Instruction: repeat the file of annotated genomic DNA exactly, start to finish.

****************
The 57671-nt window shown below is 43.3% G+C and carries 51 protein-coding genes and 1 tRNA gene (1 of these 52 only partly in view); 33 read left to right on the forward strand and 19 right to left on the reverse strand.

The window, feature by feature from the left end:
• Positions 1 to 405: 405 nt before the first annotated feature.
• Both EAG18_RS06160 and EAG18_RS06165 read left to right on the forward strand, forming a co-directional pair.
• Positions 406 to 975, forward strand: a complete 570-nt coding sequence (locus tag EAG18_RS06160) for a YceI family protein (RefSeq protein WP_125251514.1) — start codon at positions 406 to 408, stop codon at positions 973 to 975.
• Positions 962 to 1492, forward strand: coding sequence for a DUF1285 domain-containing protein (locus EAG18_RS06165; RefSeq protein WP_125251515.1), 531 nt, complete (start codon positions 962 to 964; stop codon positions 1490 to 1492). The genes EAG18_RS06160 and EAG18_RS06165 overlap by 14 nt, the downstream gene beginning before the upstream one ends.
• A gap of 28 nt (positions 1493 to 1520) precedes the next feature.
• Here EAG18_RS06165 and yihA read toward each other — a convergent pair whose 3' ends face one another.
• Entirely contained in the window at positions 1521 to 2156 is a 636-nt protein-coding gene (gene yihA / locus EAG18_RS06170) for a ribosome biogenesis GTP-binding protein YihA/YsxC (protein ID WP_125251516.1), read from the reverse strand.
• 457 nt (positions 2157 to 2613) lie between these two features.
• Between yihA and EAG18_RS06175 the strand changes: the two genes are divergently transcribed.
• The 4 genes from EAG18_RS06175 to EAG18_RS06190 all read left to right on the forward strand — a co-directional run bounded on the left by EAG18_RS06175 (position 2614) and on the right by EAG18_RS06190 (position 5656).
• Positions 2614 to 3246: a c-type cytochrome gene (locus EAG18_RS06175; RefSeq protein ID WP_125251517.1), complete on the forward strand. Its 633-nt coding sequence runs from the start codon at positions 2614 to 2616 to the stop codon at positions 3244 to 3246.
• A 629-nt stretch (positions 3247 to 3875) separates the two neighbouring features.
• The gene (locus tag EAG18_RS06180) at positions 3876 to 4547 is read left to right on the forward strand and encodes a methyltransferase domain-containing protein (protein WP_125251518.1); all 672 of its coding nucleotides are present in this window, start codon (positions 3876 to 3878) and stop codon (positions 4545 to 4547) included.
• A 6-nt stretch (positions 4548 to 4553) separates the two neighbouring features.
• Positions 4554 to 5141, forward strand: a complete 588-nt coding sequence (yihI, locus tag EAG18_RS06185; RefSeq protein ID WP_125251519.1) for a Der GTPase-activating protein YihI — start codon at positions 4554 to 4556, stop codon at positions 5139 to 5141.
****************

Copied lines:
The 57671-nt window shown below is 43.3% G+C and carries 51 protein-coding genes and 1 tRNA gene (1 of these 52 only partly in view); 33 read left to right on the forward strand and 19 right to left on the reverse strand.

The window, feature by feature from the left end:
• Positions 1 to 405: 405 nt before the first annotated feature.
• Both EAG18_RS06160 and EAG18_RS06165 read left to right on the forward strand, forming a co-directional pair.
• Positions 406 to 975, forward strand: a complete 570-nt coding sequence (locus tag EAG18_RS06160) for a YceI family protein (RefSeq protein WP_125251514.1) — start codon at positions 406 to 408, stop codon at positions 973 to 975.
• Positions 962 to 1492, forward strand: coding sequence for a DUF1285 domain-containing protein (locus EAG18_RS06165; RefSeq protein WP_125251515.1), 531 nt, complete (start codon positions 962 to 964; stop codon positions 1490 to 1492). The genes EAG18_RS06160 and EAG18_RS06165 overlap by 14 nt, the downstream gene beginning before the upstream one ends.
• A gap of 28 nt (positions 1493 to 1520) precedes the next feature.
• Here EAG18_RS06165 and yihA read toward each other — a convergent pair whose 3' ends face one another.
• Entirely contained in the window at positions 1521 to 2156 is a 636-nt protein-coding gene (gene yihA / locus EAG18_RS06170) for a ribosome biogenesis GTP-binding protein YihA/YsxC (protein ID WP_125251516.1), read from the reverse strand.
• 457 nt (positions 2157 to 2613) lie between these two features.
• Between yihA and EAG18_RS06175 the strand changes: the two genes are divergently transcribed.
• The 4 genes from EAG18_RS06175 to EAG18_RS06190 all read left to right on the forward strand — a co-directional run bounded on the left by EAG18_RS06175 (position 2614) and on the right by EAG18_RS06190 (position 5656).
• Positions 2614 to 3246: a c-type cytochrome gene (locus EAG18_RS06175; RefSeq protein ID WP_125251517.1), complete on the forward strand. Its 633-nt coding sequence runs from the start codon at positions 2614 to 2616 to the stop codon at positions 3244 to 3246.
• A 629-nt stretch (positions 3247 to 3875) separates the two neighbouring features.
• The gene (locus tag EAG18_RS06180) at positions 3876 to 4547 is read left to right on the forward strand and encodes a methyltransferase domain-containing protein (protein WP_125251518.1); all 672 of its coding nucleotides are present in this window, start codon (positions 3876 to 3878) and stop codon (positions 4545 to 4547) included.
• A 6-nt stretch (positions 4548 to 4553) separates the two neighbouring features.
• Positions 4554 to 5141, forward strand: a complete 588-nt coding sequence (yihI, locus tag EAG18_RS06185; RefSeq protein ID WP_125251519.1) for a Der GTPase-activating protein YihI — start codon at positions 4554 to 4556, stop codon at positions 5139 to 5141.